GENEVA (AP) — Following a U.S. initiative, the U.N. Human Rights Council will hold a special session next week to discuss Burundi, an east African country facing a wave of violence in recent months.
Backed by 42 countries, the United States issued a formal request Friday for the extraordinary session at the nine-year-old human rights body based in Geneva. The special session is to take place Thursday. Nearly all of the HRC member states supporting the initiative were Western or European, and only one African country did: Ghana.
Keith Harper, the U.S. ambassador to the council, told The Associated Press the United States pushed for the special session on Burundi "to prevent it from taking an additional turn toward chaos, which is a distinct possibility."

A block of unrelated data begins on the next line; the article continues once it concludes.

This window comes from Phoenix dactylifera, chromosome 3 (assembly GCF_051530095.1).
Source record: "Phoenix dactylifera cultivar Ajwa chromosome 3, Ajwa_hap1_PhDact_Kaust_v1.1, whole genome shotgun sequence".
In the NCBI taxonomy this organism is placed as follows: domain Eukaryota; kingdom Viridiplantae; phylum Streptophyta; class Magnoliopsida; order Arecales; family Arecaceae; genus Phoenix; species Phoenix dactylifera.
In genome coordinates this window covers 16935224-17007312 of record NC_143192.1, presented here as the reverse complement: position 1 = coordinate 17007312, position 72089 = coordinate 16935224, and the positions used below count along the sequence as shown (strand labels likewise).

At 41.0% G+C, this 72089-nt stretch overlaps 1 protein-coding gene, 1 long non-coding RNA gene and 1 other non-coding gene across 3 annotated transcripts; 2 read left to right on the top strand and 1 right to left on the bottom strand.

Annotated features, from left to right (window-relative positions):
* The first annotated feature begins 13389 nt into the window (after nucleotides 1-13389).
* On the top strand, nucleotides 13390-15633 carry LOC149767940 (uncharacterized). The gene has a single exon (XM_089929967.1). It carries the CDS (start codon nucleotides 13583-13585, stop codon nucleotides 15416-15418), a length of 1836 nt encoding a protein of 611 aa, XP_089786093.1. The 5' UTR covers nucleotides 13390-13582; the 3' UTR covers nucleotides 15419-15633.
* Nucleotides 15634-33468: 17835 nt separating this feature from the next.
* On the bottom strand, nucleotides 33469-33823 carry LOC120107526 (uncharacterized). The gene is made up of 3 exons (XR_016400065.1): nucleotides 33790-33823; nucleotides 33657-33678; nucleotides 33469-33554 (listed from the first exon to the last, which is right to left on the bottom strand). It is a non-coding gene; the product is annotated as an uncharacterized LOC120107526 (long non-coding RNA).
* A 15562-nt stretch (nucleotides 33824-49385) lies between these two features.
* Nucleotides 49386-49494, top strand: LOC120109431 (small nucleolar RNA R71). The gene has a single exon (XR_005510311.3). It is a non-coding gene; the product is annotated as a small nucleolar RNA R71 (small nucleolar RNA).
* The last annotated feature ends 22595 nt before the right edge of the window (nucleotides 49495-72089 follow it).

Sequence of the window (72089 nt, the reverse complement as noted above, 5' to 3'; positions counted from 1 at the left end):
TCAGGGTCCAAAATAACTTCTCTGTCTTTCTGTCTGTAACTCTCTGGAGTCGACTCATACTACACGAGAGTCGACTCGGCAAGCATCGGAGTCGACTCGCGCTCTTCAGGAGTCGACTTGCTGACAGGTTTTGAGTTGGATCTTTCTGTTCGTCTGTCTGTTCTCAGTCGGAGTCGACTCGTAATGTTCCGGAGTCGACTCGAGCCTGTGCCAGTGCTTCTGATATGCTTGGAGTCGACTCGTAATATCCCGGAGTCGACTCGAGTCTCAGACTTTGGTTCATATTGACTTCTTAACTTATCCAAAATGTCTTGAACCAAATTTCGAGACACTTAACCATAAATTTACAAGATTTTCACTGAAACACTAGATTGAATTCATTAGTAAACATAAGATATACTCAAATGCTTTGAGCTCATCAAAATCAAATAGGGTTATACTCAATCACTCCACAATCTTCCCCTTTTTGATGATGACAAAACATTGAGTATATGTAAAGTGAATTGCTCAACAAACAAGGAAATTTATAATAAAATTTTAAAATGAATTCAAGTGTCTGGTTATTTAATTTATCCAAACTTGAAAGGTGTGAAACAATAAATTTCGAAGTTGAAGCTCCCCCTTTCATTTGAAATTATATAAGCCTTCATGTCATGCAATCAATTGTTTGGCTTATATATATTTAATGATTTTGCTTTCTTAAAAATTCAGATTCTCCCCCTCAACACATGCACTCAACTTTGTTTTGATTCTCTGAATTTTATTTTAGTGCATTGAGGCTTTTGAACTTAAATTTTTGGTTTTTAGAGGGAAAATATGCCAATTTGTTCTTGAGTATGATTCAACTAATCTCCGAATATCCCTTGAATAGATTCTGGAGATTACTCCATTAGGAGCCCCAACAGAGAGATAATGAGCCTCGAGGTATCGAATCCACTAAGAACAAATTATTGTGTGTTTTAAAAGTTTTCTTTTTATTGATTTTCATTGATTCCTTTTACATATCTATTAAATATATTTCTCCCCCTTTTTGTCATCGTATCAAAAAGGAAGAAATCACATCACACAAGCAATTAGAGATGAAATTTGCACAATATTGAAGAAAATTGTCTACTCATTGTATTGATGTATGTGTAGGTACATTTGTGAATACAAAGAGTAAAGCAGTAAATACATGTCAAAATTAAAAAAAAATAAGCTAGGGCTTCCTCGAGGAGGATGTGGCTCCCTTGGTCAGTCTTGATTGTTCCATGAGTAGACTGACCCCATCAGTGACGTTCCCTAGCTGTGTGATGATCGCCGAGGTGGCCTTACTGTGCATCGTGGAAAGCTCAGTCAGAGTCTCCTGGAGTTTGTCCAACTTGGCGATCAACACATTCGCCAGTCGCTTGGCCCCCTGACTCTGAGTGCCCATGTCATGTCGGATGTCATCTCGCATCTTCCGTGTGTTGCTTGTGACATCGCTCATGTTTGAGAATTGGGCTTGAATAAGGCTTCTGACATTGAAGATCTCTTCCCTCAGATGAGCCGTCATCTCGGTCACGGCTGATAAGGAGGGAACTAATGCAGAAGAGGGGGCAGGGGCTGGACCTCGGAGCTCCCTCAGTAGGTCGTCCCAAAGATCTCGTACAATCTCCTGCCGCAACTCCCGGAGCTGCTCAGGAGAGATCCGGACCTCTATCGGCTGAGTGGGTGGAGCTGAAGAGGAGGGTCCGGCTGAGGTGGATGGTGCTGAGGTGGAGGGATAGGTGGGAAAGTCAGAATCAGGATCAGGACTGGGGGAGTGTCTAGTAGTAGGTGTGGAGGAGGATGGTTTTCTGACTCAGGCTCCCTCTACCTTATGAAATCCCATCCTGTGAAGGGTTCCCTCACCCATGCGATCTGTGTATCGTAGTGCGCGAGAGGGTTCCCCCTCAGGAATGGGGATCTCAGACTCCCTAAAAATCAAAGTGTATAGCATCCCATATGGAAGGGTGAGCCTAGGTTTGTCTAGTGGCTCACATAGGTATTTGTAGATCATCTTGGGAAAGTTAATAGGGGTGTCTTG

"What is needed in Burundi is for the parties — particularly the government — to take this seriously and start walking down the road to a political settlement," he said.
Earlier Friday, gunmen stormed three military installations in Burundi and at least 15 people were killed as gunfire and explosions rocked the capital.
The U.N. says at least 240 people have been killed since April in Burundi and about 215,000 others have fled.